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First generation immigrants at UCF share their unique stories

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Andres Duqe studying at the library (THIS ONE)

Andes Duqe, junior industrial engineering, works on his engineering assignment at the John C. Hitt Library, Oct. 2. Duqe is one of UCF's first generation immigrant students. 

Andres Duqe, Venezuelan junior industrial engineering major, carries much more than the weight of his backpack at school.

Everywhere he goes, he takes with him all of the sacrifice and hardship his family had to endure in order to immigrate to America in 2006. 

He also brings with him the goals and aspirations his family has for him, which he said can certainly be overwhelming. 

“The situation in Venezuela was worsening a lot. It just wasn’t the same anymore,” Duqe said. “People close to us were getting kidnapped. It was just unsafe overall, so we decided to make the jump and take advantage of all the opportunities here.”

Duqe is just one UCF student that is a first generation immigrant.

In the 2018-2019 school year, the Hispanic student population accounted for 26% with about 18,000 students, Asians accounted for about 6.3% with about 4,300 students, and international students were about 4% of the student population with about 2,700 students, according to Institutional Knowledge Management

Many things make life unique for first generation immigrants. Duqe said that because his family took such big risks in order for them to be in America, there is a very particular kind of pressure on him to excel and take advantage of all of his opportunities.

Duqe described UCF as his first choice school and said he loves the engineering program. He hopes to graduate from UCF soon and return for a graduate degree. 

He wants to do administrative work after he graduates and work as a CEO or department supervisor for an engineering company and properly represent his heritage.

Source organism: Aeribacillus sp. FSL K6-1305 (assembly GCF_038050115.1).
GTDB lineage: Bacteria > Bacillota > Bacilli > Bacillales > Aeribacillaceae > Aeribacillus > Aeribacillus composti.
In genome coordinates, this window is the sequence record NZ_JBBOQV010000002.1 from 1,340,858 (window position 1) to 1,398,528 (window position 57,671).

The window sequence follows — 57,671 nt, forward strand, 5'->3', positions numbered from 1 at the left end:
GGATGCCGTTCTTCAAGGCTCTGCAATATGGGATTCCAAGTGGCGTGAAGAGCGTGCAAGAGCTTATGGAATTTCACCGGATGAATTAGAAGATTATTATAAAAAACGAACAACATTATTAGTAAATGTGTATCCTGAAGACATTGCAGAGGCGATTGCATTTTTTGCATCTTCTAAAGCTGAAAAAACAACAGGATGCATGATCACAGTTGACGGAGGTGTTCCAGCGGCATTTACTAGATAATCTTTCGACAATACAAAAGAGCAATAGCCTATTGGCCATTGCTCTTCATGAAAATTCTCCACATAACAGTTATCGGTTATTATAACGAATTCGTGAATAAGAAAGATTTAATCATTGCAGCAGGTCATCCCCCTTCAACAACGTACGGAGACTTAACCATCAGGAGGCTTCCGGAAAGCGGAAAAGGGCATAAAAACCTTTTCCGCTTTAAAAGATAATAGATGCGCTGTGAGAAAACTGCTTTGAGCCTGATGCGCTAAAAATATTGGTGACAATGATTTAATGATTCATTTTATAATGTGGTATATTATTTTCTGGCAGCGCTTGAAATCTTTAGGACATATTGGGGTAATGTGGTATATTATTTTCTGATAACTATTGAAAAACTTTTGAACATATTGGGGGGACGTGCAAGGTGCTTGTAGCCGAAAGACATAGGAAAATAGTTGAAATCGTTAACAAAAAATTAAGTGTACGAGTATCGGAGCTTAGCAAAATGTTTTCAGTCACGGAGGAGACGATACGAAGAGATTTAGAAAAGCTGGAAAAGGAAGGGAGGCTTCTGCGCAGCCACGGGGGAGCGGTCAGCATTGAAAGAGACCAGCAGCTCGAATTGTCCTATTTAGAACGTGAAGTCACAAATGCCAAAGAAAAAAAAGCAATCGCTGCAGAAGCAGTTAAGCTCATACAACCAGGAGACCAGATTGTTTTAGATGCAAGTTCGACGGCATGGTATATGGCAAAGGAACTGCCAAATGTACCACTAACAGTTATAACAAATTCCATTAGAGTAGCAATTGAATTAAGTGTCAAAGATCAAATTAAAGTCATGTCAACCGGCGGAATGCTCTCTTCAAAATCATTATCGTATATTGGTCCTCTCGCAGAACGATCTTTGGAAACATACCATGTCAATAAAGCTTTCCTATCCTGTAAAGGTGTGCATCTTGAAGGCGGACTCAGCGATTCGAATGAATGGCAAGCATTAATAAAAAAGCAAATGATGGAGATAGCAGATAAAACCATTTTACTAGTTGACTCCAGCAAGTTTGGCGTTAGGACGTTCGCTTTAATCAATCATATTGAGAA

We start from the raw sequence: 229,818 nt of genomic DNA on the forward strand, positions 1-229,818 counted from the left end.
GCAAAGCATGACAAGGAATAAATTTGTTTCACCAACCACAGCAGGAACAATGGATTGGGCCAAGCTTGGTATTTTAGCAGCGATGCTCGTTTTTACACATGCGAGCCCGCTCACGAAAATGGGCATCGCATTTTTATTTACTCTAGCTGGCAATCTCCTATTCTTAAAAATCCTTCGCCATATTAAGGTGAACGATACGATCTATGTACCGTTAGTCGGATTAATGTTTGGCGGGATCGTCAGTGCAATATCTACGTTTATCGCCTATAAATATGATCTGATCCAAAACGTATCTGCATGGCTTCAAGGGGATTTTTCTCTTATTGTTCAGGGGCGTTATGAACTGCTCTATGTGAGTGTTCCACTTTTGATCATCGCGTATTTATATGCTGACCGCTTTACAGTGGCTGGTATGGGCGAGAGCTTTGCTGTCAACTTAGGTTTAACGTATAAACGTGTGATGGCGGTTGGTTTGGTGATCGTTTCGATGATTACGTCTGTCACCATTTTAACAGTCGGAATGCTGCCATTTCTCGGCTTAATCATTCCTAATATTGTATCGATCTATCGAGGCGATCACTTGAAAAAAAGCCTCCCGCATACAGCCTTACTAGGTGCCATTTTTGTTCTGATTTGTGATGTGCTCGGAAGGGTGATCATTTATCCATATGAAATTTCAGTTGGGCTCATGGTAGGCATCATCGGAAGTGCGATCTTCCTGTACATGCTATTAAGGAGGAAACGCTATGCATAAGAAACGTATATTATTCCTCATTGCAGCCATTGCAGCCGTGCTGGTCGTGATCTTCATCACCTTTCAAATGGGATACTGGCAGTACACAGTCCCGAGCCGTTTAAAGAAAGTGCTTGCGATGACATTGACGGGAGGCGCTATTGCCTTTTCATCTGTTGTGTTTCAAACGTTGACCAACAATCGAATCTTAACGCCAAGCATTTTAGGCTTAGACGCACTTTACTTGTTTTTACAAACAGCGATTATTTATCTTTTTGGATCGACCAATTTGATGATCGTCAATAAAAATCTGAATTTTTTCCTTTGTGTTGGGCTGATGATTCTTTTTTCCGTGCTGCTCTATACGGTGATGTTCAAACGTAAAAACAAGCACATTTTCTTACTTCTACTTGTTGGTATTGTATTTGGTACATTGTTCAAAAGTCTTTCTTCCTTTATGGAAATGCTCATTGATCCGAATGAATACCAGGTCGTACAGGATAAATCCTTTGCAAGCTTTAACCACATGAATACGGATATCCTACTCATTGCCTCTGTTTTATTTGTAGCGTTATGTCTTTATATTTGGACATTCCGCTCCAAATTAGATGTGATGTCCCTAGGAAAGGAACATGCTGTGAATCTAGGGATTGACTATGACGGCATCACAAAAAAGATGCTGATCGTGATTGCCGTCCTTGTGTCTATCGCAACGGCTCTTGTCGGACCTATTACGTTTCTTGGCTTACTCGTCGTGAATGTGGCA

"At the end of the day, I am the one that got to get out. I want to be able to make everyone proud," Duqe said.

Jefferson Quishpe is a senior psychology major from Ecuador. His mother immigrated to America in 2000 in hopes of a better and healthier life for him.

“Honestly, the big issue when my mom came here for was my health. Every month, my mom was making 23 U.S. dollars. My medicine would cost half of her paycheck,” he said.

Quishpe suffers from Vitamin D deficiency, which at the time was treatable in Ecuador, but only if you had enough money. In America, his family knew their income potential would be much higher due to the opportunities and there would also be more advanced and successful treatments. 

Quishpe said he and his mom would fly back and forth constantly from Ecuador to Tampa for medical treatment for years until his mother decided that they were going to permanently immigrate to America.

“I have got to become something important so that I can maintain her like she maintained me. That’s a woman who had nothing and I am here because of her," Quishpe said.

The transition into a new land and culture can also be incredibly difficult.

Immigrants like Quishpe and Duqe often have to go through struggles that native born citizens don’t, like getting their citizenship, learning the language, and missing home.

“I didn’t know the language. Everyone was looking different at me. I was brown and spoke Spanish, so I was labelled Mexican,” Quishpe said.

Quishpe said he hopes to utilize his psychology degree to be a child therapist and couples counselor in the future.

Sacrifice, risk and difficulty all for a better life for children are all relatively common themes in the cases of Duqe and Quishpe. Both students said they want to represent their families and their heritage properly in order to honor that sacrifice. 

Duqe said, “I want people to look at me or people from a similar heritage and be willing to take a chance."

Correction: Due to an error in the editing process, a previous version of this story showed Duqe's name spelled Due in the last quote, but has been updated to Duqe.

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